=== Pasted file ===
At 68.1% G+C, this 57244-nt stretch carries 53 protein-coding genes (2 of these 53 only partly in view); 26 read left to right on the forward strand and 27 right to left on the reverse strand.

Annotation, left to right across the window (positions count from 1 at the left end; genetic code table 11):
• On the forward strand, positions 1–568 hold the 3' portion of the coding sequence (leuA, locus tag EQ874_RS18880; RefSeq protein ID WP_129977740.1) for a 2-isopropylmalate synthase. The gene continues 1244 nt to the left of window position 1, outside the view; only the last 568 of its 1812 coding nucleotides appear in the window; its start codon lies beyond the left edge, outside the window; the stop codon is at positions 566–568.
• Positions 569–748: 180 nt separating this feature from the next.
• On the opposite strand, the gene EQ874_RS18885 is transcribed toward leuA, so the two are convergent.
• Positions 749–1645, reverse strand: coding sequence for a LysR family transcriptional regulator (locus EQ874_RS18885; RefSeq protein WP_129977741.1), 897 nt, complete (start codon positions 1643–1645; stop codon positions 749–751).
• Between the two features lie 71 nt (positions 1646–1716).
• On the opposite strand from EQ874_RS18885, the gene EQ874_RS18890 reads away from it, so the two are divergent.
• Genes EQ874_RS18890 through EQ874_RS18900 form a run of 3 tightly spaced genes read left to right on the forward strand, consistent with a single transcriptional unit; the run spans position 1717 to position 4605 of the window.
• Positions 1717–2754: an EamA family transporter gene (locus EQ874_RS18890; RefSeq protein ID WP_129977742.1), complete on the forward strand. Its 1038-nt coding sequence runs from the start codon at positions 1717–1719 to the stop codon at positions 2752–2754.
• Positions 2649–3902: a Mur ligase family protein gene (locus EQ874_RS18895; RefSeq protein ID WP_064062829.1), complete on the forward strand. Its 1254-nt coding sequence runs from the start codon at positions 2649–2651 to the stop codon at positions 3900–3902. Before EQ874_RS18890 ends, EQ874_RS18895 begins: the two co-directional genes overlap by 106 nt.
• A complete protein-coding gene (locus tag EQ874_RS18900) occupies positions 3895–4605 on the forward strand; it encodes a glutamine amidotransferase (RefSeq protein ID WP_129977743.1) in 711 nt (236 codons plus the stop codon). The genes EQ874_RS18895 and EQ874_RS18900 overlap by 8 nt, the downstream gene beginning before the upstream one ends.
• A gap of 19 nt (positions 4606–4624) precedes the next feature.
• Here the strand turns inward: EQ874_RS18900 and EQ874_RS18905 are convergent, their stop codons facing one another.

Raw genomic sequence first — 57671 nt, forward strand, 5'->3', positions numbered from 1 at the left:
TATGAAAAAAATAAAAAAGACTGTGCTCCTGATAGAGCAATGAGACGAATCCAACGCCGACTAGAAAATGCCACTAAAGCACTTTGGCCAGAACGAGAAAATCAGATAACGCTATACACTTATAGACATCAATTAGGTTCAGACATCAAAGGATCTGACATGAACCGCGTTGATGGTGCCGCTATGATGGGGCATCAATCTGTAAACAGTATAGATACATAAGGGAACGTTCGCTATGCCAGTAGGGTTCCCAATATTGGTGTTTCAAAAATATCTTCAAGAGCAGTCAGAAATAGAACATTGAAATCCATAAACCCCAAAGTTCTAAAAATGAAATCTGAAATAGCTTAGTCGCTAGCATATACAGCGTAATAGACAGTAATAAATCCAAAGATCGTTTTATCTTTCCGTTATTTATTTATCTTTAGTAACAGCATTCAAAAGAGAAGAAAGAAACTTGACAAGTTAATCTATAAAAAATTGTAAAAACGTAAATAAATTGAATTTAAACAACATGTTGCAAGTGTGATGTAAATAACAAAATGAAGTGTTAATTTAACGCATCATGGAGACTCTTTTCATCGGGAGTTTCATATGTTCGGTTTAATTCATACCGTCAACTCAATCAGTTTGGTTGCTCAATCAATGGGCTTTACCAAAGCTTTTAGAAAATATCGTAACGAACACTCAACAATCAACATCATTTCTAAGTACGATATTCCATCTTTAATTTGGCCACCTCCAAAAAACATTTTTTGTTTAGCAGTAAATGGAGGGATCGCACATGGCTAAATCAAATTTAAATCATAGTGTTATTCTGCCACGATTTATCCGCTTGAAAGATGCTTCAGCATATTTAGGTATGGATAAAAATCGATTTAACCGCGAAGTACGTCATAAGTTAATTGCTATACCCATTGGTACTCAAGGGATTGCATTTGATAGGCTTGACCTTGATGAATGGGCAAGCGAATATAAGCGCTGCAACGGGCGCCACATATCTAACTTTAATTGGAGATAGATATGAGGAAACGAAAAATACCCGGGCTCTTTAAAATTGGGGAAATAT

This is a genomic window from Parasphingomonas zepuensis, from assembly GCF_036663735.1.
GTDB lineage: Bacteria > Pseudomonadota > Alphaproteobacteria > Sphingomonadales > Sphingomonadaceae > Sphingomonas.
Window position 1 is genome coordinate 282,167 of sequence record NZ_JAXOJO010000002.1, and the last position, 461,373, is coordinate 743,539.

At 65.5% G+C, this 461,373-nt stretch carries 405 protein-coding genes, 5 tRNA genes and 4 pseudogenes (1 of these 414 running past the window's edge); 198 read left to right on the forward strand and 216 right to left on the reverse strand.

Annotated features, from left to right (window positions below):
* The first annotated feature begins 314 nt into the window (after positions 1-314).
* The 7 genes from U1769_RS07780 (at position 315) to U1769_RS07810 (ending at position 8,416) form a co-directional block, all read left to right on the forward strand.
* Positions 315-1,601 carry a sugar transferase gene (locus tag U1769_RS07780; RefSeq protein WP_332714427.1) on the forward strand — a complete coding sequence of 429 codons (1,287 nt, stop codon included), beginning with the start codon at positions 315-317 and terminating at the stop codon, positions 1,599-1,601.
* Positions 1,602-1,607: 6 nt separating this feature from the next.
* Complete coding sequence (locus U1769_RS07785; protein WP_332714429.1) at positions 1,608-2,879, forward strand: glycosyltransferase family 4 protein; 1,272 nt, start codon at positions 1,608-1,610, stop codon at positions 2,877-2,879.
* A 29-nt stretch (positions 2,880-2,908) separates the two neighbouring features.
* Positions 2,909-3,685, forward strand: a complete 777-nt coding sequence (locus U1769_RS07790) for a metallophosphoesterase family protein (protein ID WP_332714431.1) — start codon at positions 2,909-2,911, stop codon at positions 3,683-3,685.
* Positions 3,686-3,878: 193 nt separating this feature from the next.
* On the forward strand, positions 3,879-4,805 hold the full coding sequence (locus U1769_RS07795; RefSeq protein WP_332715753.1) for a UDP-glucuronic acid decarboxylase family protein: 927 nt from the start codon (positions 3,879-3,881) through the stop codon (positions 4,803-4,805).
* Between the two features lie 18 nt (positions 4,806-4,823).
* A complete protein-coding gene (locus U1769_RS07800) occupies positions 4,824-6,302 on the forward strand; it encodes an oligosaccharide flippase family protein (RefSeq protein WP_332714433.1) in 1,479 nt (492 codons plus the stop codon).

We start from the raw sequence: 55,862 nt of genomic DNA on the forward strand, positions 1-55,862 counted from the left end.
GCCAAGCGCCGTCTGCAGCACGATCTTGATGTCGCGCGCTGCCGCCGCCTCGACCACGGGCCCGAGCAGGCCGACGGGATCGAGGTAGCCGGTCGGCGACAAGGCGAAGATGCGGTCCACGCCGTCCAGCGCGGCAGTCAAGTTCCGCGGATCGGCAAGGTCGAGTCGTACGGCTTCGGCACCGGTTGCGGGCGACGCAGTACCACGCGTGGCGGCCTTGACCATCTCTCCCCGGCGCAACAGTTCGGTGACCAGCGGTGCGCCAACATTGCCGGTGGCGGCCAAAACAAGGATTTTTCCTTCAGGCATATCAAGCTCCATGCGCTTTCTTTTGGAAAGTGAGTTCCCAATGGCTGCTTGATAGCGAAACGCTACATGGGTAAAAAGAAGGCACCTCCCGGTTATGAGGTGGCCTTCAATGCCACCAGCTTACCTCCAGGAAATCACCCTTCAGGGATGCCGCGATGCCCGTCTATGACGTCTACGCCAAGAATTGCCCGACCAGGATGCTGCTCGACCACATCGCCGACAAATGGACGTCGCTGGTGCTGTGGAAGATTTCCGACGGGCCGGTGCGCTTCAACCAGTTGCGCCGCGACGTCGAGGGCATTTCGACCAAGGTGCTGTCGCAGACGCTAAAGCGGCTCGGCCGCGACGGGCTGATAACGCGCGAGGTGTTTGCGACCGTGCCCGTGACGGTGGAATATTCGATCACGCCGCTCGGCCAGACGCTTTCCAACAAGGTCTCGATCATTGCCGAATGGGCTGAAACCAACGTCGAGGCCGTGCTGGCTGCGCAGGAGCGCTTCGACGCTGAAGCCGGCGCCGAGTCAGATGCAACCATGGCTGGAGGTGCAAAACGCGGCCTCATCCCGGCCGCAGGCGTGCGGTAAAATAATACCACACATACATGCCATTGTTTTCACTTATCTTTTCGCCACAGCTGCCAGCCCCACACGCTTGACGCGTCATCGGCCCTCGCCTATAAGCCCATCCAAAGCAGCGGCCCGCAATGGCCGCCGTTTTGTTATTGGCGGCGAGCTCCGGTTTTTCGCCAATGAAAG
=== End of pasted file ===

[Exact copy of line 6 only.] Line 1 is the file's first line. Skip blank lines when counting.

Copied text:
• Positions 749–1645, reverse strand: coding sequence for a LysR family transcriptional regulator (locus EQ874_RS18885; RefSeq protein WP_129977741.1), 897 nt, complete (start codon positions 1643–1645; stop codon positions 749–751).